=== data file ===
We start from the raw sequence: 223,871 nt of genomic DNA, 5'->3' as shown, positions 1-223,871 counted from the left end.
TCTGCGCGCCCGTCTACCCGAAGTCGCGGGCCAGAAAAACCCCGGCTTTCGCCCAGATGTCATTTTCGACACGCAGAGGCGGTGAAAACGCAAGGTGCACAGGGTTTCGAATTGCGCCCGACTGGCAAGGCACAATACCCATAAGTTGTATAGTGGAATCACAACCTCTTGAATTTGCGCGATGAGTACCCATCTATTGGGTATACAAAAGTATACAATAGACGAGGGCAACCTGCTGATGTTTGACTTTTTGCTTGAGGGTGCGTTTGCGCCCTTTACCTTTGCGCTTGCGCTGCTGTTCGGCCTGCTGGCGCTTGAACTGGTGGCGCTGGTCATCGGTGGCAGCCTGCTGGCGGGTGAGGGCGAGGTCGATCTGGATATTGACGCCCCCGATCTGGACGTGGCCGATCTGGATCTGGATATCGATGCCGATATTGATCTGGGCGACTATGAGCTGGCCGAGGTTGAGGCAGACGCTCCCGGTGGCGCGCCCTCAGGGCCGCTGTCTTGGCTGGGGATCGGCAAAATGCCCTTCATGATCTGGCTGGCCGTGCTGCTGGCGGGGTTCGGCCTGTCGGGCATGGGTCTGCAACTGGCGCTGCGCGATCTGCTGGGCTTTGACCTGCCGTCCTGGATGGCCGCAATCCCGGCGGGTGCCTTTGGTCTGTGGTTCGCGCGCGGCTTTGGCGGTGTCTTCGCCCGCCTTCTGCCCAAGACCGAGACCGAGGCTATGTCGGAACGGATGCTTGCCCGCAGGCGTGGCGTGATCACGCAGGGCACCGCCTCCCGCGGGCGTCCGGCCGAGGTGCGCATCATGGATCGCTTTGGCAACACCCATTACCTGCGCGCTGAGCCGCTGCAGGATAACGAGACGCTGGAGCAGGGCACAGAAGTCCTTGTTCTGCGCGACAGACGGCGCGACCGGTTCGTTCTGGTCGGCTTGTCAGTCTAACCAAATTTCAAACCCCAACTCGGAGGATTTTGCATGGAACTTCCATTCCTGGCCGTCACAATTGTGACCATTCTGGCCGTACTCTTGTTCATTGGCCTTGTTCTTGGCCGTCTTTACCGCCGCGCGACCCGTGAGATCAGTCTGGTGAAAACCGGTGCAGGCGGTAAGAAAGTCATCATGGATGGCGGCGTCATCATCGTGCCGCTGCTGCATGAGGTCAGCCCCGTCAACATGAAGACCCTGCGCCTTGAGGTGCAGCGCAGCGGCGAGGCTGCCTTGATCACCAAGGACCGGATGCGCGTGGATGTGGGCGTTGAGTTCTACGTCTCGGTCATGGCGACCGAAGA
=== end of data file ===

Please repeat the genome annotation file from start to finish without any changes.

We start from the raw sequence: 223,871 nt of genomic DNA, 5'->3' as shown, positions 1-223,871 counted from the left end.
TCTGCGCGCCCGTCTACCCGAAGTCGCGGGCCAGAAAAACCCCGGCTTTCGCCCAGATGTCATTTTCGACACGCAGAGGCGGTGAAAACGCAAGGTGCACAGGGTTTCGAATTGCGCCCGACTGGCAAGGCACAATACCCATAAGTTGTATAGTGGAATCACAACCTCTTGAATTTGCGCGATGAGTACCCATCTATTGGGTATACAAAAGTATACAATAGACGAGGGCAACCTGCTGATGTTTGACTTTTTGCTTGAGGGTGCGTTTGCGCCCTTTACCTTTGCGCTTGCGCTGCTGTTCGGCCTGCTGGCGCTTGAACTGGTGGCGCTGGTCATCGGTGGCAGCCTGCTGGCGGGTGAGGGCGAGGTCGATCTGGATATTGACGCCCCCGATCTGGACGTGGCCGATCTGGATCTGGATATCGATGCCGATATTGATCTGGGCGACTATGAGCTGGCCGAGGTTGAGGCAGACGCTCCCGGTGGCGCGCCCTCAGGGCCGCTGTCTTGGCTGGGGATCGGCAAAATGCCCTTCATGATCTGGCTGGCCGTGCTGCTGGCGGGGTTCGGCCTGTCGGGCATGGGTCTGCAACTGGCGCTGCGCGATCTGCTGGGCTTTGACCTGCCGTCCTGGATGGCCGCAATCCCGGCGGGTGCCTTTGGTCTGTGGTTCGCGCGCGGCTTTGGCGGTGTCTTCGCCCGCCTTCTGCCCAAGACCGAGACCGAGGCTATGTCGGAACGGATGCTTGCCCGCAGGCGTGGCGTGATCACGCAGGGCACCGCCTCCCGCGGGCGTCCGGCCGAGGTGCGCATCATGGATCGCTTTGGCAACACCCATTACCTGCGCGCTGAGCCGCTGCAGGATAACGAGACGCTGGAGCAGGGCACAGAAGTCCTTGTTCTGCGCGACAGACGGCGCGACCGGTTCGTTCTGGTCGGCTTGTCAGTCTAACCAAATTTCAAACCCCAACTCGGAGGATTTTGCATGGAACTTCCATTCCTGGCCGTCACAATTGTGACCATTCTGGCCGTACTCTTGTTCATTGGCCTTGTTCTTGGCCGTCTTTACCGCCGCGCGACCCGTGAGATCAGTCTGGTGAAAACCGGTGCAGGCGGTAAGAAAGTCATCATGGATGGCGGCGTCATCATCGTGCCGCTGCTGCATGAGGTCAGCCCCGTCAACATGAAGACCCTGCGCCTTGAGGTGCAGCGCAGCGGCGAGGCTGCCTTGATCACCAAGGACCGGATGCGCGTGGATGTGGGCGTTGAGTTCTACGTCTCGGTCATGGCGACCGAAGA